My first book of poetry, Tangoed Up in Blue, was about learning to dance at an Arthur Murray’s Dance Studio in Kentwood, Michigan.  My wife and I spent seven years learning, competing and generally enjoying dance in many forms.  We met many new people, visited dance studios and floors across many states and acquired a small wardrobe of dance costumes.  We considered it our “country club membership” and spent more than a few dollars each year enjoying the art.

Prior to lessons, I considered dance as something akin to doing jumping jacks or slow Frankenstein rotations that could only be performed in loud, dark environments after three drinks, at least.  Fortunately, with lessons, alcohol was not needed but didn’t hurt; especially, if you were being asked to dance by strangers in a crowded hall.  I remember one night at a dude ranch in Sheridan, Wyoming, being asked to do a Western Swing dance with someone half my age in an old barn used to introduce visitors to one another.  My wife and I were there with her family for a horse-riding family reunion and she encouraged me to accept the invitation.  Yes, dance is a fun way to make contact in a strange place with strangers.

I’ll never forget the first time I danced with a man.  It was my wife’s professional teacher and he wanted to see how I waltzed.  My wife was trying to explain how I couldn’t really lead that dance so her teacher wanted to experience my lead for himself.  Sure enough, I needed many more lessons 😊  Funny, how that works out.

They say, dance is good for physical fitness, mental clarity and emotional stability. “They” being dance instructors mostly.  But are there are more important reasons we dance?  Self-expression, body/mind alignment, releasing depression and endorphins?  Certainly physical touch alone can be healing so full body contact while swaying and gliding across a dance floor must be truly liberating.

If/when this COVID-19 pandemic subsides, I might consider taking lessons again. It’s been close to 15 years since my last lesson and there’d be a lot of rust to work off; but, as the Zimbabwe proverb goes: “if you can walk you can dance.” The opportunity to “shake a leg” would be a fun way to enjoy an evening or two; hopefully without a facemask and latex gloves, of course.

Would you like to dance?

(See Tangoed Up & Blue by Patrick J. Cole (goodreads.com))

The Third Eye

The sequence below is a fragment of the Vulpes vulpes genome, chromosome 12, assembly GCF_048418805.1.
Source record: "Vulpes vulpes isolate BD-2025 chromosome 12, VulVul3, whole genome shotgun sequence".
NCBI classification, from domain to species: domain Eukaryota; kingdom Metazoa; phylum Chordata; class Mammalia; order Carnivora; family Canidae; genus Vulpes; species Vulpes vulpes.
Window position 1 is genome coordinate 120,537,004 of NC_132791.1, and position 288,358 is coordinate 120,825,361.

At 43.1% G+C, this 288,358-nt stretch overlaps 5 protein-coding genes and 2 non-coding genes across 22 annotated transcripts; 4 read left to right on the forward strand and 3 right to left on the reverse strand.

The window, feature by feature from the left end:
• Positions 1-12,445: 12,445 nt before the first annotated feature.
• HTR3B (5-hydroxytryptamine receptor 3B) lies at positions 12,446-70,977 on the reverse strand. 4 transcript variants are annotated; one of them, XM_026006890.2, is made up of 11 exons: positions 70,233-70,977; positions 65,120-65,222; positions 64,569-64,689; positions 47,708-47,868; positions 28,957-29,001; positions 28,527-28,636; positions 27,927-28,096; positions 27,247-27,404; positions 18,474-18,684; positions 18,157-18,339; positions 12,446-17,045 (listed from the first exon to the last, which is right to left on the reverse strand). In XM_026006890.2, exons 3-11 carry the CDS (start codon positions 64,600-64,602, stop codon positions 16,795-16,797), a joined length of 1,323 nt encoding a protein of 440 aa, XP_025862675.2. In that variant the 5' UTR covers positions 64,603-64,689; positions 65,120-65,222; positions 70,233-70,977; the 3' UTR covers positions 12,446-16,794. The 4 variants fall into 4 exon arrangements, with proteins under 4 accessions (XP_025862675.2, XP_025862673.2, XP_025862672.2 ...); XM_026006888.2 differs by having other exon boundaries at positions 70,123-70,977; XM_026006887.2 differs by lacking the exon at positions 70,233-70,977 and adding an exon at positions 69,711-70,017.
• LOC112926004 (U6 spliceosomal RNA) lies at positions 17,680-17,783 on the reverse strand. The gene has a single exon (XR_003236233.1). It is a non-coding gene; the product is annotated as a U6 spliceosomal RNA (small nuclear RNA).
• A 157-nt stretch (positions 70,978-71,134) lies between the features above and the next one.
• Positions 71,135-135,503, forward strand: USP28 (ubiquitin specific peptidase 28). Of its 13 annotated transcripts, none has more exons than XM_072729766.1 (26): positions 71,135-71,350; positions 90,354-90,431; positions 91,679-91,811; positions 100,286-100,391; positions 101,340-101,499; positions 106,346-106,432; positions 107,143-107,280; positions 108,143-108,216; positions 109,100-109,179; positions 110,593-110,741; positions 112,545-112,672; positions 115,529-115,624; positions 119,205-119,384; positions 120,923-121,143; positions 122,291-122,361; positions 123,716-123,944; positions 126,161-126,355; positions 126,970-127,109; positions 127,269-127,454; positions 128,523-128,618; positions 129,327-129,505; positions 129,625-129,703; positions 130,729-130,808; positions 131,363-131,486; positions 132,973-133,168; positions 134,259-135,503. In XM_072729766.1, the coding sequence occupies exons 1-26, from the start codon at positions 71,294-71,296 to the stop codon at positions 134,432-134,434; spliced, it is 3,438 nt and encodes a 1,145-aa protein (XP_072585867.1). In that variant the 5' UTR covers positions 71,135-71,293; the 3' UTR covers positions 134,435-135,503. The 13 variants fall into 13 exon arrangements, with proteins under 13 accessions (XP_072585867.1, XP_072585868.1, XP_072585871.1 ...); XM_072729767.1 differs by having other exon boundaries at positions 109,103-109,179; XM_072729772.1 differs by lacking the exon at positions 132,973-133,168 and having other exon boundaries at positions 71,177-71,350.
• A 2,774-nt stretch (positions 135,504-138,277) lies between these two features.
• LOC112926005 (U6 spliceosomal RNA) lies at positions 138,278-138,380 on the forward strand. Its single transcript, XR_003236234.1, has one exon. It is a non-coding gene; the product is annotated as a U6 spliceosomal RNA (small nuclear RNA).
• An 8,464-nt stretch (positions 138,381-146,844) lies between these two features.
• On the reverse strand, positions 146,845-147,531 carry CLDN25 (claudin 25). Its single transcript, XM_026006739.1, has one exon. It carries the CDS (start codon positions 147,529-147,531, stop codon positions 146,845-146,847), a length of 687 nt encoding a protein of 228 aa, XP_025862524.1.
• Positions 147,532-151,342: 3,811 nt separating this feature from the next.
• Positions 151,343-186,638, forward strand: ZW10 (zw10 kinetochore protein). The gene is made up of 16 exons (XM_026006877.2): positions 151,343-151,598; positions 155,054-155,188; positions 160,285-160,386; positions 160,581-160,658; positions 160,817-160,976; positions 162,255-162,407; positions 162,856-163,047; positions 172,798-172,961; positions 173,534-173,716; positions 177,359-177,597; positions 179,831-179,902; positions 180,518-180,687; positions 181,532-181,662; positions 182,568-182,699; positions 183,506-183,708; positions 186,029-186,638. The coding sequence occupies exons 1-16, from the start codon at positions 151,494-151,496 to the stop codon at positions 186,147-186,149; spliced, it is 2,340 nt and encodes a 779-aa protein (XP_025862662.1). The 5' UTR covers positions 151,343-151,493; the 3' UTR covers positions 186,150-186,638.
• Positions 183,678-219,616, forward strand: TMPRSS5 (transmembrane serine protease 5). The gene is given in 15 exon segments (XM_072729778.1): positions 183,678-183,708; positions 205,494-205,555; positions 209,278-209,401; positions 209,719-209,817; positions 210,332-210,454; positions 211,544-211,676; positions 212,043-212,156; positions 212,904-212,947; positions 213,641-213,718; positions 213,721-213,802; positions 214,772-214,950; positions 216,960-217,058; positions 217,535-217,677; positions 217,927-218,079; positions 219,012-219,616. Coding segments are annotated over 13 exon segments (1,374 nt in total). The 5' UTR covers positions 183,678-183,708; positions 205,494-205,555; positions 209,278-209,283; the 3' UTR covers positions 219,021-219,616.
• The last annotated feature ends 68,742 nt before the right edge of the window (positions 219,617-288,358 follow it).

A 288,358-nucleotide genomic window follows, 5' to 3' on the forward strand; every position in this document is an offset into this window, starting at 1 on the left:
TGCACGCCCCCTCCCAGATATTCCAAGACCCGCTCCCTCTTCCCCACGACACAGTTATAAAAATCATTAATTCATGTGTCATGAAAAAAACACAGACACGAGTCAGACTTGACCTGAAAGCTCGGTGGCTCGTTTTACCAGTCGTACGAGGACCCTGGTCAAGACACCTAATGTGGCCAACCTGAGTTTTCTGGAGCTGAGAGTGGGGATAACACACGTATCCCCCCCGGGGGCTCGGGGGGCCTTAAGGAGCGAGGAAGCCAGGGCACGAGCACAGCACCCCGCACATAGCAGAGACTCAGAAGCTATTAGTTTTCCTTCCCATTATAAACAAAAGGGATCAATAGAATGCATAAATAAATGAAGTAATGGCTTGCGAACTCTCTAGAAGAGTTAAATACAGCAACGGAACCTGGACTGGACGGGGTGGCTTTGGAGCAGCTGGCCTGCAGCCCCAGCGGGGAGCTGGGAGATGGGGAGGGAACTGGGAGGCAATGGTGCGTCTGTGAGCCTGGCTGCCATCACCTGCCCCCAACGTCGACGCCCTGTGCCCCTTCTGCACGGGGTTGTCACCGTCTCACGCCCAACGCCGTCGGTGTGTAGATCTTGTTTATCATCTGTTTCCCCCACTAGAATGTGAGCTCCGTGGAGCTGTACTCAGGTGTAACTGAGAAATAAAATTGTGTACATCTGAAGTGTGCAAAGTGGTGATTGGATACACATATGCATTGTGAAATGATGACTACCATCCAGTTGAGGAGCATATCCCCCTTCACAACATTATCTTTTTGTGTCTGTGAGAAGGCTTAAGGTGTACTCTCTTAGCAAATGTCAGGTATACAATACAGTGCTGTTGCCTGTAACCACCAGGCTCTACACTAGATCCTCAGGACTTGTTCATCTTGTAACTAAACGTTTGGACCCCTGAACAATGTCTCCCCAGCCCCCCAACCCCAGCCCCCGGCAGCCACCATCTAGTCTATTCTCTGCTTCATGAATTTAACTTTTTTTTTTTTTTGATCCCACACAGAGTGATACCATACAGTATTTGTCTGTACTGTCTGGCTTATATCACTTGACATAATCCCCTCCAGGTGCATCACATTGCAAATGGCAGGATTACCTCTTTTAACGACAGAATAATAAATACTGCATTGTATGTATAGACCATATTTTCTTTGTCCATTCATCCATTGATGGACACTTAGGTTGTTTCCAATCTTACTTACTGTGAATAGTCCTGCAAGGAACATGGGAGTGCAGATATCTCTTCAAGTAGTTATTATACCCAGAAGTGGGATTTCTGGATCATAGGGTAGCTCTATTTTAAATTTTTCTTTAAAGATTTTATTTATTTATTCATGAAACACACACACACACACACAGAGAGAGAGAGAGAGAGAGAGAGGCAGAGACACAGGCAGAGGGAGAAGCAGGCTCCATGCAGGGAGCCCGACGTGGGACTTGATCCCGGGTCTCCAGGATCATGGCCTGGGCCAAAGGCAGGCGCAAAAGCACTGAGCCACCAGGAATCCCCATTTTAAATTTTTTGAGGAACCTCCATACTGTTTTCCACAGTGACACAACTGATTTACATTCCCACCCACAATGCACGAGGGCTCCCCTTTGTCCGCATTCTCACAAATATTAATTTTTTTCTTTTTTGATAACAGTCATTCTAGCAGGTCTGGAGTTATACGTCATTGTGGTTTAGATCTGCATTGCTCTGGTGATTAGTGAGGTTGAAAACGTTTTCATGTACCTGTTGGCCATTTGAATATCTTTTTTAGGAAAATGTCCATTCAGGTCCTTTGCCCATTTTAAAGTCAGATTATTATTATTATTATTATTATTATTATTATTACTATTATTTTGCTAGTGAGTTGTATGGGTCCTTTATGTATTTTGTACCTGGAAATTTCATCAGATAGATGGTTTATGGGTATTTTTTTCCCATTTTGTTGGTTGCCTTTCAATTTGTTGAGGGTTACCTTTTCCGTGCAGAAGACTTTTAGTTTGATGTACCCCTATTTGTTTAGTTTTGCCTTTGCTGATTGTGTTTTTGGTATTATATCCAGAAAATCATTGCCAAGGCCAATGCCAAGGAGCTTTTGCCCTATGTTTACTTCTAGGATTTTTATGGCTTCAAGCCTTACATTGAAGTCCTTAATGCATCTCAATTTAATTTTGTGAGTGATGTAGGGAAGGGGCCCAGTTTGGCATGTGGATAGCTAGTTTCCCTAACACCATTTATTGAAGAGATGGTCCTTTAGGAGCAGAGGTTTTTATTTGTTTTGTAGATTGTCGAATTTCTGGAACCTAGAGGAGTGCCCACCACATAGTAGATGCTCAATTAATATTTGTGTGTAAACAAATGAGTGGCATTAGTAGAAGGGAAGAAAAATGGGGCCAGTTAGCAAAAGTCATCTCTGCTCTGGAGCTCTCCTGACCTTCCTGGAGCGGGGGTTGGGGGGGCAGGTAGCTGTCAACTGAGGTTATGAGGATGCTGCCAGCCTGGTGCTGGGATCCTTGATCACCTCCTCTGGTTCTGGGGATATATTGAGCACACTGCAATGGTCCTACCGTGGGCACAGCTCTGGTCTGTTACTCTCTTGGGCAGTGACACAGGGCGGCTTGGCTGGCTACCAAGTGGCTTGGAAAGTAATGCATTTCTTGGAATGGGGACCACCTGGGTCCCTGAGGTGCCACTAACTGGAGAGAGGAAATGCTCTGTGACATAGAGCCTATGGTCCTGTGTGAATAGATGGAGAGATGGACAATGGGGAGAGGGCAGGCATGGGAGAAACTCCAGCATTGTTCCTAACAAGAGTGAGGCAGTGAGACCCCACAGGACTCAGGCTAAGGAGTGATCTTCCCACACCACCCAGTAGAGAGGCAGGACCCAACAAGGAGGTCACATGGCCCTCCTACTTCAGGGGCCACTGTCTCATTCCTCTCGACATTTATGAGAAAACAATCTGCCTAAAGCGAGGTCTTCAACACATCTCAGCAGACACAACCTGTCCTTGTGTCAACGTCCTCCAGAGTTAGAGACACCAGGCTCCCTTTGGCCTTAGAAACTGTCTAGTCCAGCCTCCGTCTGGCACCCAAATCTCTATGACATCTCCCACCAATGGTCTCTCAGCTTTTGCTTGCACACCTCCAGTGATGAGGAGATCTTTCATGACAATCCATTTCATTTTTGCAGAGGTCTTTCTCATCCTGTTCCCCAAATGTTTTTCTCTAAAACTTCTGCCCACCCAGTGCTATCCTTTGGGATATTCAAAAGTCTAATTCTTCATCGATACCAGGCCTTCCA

So tell me again about the third eye. Does “right view” come from higher consciousness or insight? Can anyone be a see-er, or seer, to understand more than what our optical nerves can detect? Does meditation, strengthen this mental skill, or does qigong enhance our visual abilities?

“Richard Rohr says the concept of the third eye is a metaphor for non-dualistic thinking, the way the mystics see.” Third eye – Wikipedia  Rohr says there are three levels of sight: sensory input, then reason or reflection, and ultimately, the mystical gaze which builds on the first two to arrive at insight.

Or is it more biological, such as the pineal gland that resides between the two hemispheres of the brain? Something that can sense light without needing the optical nerves in our physical eyes.  Like knowing where to go and how to navigate in deep darkness.

I don’t know much about auras, or chakras, or perceptions of invisible worlds, yet there have been times I’ve “seen” things that guide me in one direction over another.  Where does our “intuition” come from?  That ability to know something “in our gut” without needing to collect facts and reason them out. 

Or am I confusing the metaphysical with just plain common sense? My wife likes to tease me when I ponder something that’s so obvious for her.  She regularly quotes from the movie Butch Cassidy and the Sundance Kid:  “You just keep thinkin’ Butch.  That’s what you’re good at.” I always forget to respond “I got vision and the rest of the world wears bifocals”. 🙂

P.S. Don’t look too closely or you will see the trifocals I’m wearing 🙂

What’s on my desk

I spend more and more time at my desk these days, doing everything from completing three different daily journals to working on this blog. Because of this, my workspace needs a little upkeep from time to time. For example, right now there are a dozen books within arm’s reach that would normally be on bookshelves four to five feet away. I’m accessing them all but for some reason having them close by seems necessary right now. Am I expecting wisdom by osmosis? Inspiration by proximity?

Before the week’s end I will tidy up to start the next week with a clean and organized desk again. How about you? What’s your desk or writing area look like?